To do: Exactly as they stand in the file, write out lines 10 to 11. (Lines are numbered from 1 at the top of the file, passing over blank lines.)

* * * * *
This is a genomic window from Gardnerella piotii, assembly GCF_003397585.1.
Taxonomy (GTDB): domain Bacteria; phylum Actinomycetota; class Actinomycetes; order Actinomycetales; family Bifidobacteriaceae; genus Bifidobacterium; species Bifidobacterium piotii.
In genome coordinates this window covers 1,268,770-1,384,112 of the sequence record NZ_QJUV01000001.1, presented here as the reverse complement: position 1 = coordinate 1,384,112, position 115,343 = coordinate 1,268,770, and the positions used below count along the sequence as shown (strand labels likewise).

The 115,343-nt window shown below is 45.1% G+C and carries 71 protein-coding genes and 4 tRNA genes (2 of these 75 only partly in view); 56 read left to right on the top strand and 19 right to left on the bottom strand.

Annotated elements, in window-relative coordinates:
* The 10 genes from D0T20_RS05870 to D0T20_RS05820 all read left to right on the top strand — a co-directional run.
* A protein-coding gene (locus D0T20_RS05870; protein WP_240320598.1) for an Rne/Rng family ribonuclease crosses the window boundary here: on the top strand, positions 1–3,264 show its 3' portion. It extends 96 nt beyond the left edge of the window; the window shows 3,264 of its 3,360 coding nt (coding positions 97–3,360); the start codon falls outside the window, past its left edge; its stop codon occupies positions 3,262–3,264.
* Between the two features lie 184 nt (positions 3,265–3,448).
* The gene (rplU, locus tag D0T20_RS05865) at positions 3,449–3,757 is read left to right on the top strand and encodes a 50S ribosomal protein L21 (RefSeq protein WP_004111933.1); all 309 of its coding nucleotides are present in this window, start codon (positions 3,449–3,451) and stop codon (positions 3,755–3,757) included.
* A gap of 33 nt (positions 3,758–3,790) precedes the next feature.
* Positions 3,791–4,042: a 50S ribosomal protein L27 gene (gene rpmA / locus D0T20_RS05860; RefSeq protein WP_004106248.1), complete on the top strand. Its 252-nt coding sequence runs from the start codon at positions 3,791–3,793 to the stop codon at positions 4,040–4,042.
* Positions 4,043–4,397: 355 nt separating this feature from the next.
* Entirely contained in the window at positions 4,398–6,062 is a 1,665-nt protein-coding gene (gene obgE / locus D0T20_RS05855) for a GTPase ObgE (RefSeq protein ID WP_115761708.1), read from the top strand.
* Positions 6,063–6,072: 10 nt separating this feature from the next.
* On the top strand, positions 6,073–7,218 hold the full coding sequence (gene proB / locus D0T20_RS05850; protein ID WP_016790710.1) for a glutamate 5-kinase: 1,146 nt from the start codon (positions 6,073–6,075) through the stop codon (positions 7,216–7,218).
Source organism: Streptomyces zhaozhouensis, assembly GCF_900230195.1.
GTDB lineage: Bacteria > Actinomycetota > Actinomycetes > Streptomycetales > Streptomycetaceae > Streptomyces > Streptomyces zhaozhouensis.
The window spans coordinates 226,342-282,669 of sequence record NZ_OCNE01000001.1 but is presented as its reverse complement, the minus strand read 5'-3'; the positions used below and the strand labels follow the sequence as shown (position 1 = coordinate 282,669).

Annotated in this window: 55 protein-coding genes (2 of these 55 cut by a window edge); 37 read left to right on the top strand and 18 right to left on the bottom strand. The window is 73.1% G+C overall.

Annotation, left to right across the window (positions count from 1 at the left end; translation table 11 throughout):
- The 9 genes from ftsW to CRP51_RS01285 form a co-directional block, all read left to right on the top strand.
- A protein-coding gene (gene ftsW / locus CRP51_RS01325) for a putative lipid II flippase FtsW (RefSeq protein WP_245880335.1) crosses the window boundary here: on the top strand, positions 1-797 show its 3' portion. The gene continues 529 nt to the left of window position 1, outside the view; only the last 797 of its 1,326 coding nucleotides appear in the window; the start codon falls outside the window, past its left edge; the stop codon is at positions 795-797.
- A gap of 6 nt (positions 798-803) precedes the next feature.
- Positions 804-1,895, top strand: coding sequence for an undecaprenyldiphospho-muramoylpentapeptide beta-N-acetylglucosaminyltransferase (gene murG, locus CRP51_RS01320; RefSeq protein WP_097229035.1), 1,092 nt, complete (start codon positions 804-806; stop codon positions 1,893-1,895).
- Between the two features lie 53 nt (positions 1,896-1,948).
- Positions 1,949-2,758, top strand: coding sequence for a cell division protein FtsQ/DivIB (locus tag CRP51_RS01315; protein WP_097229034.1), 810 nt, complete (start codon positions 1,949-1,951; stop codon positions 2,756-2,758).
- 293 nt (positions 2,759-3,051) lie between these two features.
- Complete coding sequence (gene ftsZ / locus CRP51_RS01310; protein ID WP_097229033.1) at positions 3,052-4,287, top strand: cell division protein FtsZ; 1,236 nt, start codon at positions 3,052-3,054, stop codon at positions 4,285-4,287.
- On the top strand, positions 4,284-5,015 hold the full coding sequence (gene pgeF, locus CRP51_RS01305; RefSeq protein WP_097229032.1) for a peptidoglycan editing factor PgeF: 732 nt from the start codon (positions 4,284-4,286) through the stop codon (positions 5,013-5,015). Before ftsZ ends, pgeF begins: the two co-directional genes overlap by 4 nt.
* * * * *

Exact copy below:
* A gap of 33 nt (positions 3,758–3,790) precedes the next feature.
* Positions 3,791–4,042: a 50S ribosomal protein L27 gene (gene rpmA / locus D0T20_RS05860; RefSeq protein WP_004106248.1), complete on the top strand. Its 252-nt coding sequence runs from the start codon at positions 3,791–3,793 to the stop codon at positions 4,040–4,042.